You know that line of wisdom: two heads are better than one. In the case of BioCurate, it’s more like two universities are better than one. This sparkling, new star in the universe of biotech research and development is the sum of the two medical research behemoths of the University of Melbourne and Monash University. The lustre it exudes is already reaching far.
Commercialising pharmaceutical research is an expensive business and BioCurate has some serious support with an injection of A$25 million from each university and a A$10 million boost from the Victorian Government to lead research outcomes from both universities towards commercialisation.
Combine this with the sharing of minds and work of these two great universities, it’s no surprise BioCurate is already turning heads globally. And for CEO Dr Glenn Begley, it’s a partnership made in heaven.
“It’s a great opportunity,” he says. “For two universities to come together like this, two rivals as it were, is unusual.”
Despite the rarity, Begley says it makes perfect strategic sense: “Despite a fine record of discovery research in the area of medical research, neither university has, on its own, been able to fully translate these gains in ways that best benefit the community.”
Begley admits that developing a new drug is difficult, a challenge he calls “harder than landing a man on moon.”
This is mostly due to the fact that academic environments are not always suited to getting great medical developments commercialised, or into the hands of health professionals to help the sick.
He would know. A long career in the US and in Europe working at high levels with both big pharmaceutical companies and with biotech start-ups has given Glenn a well-rounded knowledge of how the industry works and of how to succeed.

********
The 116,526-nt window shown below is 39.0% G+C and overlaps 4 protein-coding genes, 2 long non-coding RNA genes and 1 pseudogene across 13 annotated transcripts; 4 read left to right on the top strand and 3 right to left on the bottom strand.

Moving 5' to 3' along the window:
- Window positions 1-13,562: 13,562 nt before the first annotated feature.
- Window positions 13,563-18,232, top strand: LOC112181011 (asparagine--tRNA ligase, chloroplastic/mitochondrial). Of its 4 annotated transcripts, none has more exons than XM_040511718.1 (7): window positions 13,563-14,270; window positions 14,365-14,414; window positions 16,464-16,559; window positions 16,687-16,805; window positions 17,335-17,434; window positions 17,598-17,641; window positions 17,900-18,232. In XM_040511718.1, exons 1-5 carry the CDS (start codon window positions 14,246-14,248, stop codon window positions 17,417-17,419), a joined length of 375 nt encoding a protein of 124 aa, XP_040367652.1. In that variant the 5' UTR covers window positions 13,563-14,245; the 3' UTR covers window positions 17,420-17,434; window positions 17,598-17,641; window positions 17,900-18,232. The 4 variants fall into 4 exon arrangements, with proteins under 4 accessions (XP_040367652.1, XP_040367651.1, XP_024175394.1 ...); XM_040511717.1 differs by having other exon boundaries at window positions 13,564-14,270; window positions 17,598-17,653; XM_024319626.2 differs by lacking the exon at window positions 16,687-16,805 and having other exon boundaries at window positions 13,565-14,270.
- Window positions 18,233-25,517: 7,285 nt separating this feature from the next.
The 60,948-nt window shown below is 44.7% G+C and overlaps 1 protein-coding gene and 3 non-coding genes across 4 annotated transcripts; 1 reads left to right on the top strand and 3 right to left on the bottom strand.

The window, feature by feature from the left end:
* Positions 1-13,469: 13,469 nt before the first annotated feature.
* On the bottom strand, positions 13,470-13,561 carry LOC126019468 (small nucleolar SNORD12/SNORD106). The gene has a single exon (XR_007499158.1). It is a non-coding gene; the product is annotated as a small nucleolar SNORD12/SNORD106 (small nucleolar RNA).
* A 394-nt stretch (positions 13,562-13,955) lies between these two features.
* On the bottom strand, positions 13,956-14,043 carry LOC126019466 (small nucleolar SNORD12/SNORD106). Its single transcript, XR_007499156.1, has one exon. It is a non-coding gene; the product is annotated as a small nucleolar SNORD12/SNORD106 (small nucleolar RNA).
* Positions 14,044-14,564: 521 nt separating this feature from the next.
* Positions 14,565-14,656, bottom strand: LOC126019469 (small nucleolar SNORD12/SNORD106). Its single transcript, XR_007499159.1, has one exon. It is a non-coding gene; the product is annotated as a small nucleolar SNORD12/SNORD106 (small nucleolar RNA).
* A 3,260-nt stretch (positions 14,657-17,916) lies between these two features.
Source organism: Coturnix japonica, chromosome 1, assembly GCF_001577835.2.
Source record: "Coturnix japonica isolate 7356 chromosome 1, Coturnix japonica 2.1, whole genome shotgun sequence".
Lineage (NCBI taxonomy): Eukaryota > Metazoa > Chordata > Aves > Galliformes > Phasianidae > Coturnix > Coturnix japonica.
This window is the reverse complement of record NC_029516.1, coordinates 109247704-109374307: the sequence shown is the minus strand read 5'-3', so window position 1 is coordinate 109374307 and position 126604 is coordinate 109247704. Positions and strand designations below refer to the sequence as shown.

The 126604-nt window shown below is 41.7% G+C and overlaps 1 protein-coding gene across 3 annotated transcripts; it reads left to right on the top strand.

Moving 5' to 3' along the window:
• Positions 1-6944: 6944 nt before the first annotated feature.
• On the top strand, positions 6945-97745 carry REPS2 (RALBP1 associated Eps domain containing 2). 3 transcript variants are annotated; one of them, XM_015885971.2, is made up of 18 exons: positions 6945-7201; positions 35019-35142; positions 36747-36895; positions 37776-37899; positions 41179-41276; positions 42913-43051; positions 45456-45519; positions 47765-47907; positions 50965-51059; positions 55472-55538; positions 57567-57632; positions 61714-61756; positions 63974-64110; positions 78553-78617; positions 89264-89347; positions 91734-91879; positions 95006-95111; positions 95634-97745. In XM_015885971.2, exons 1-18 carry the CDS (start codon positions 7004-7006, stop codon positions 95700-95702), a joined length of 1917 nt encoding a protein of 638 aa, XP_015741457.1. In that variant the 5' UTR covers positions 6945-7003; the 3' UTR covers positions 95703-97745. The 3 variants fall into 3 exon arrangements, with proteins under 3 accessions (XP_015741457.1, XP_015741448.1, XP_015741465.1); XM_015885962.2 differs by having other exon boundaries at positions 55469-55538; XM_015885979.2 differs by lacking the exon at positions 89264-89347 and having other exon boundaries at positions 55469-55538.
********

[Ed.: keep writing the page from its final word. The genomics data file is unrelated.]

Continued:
Getting him back to Australia and to his home state—where he studied and cut his teeth in this field—was quite a coup for BioCurate.
The lure, he says, was BioCurate’s combination of top drawer academic research and a well-defined commercial path, managed by an integrated yet independent business model.
It’s a path universities often struggle to navigate on their own.
“From the academic angle,” Begley says, “stages of development can be pretty repetitious and mundane. But, these stages are critically important.”
A long term foresight also helps. According to Begley, “There’s no prescribed exit formula other than to make our developments attractive to other parties and to transition a drug to turn it into a product.”
For him, it’s all about transitioning the drugs from the labs into the actual treatment areas.
The role of the Victorian Government in the establishment of BioCurate has been central. A process formed over the years has managed to overcome the competitiveness that may have existed between the University of Melbourne and Monash University in the interests of the Victorian community and well beyond.
The effort has clearly been worth it. The new venture has turned heads not only for its potential, but for the way it has overcome competitive or silo thinking to reach for a larger goal.
One to keep an eye on
“Globally, Victoria is already a major player in the field of medical research,” says Begley.
“When you combine Melbourne and Monash, they would already be in the top 10 in many biotech related areas. They have a first class reputation. To capitalise on that would be wonderful.”
Begley is also keen to applaud those responsible for the creation of BioCurate, saying they deserve credit for their outside-the-box approach.
“This sets up Victoria to be a truly major player in biotech, globally,” he says. “Victoria is truly leading the way.”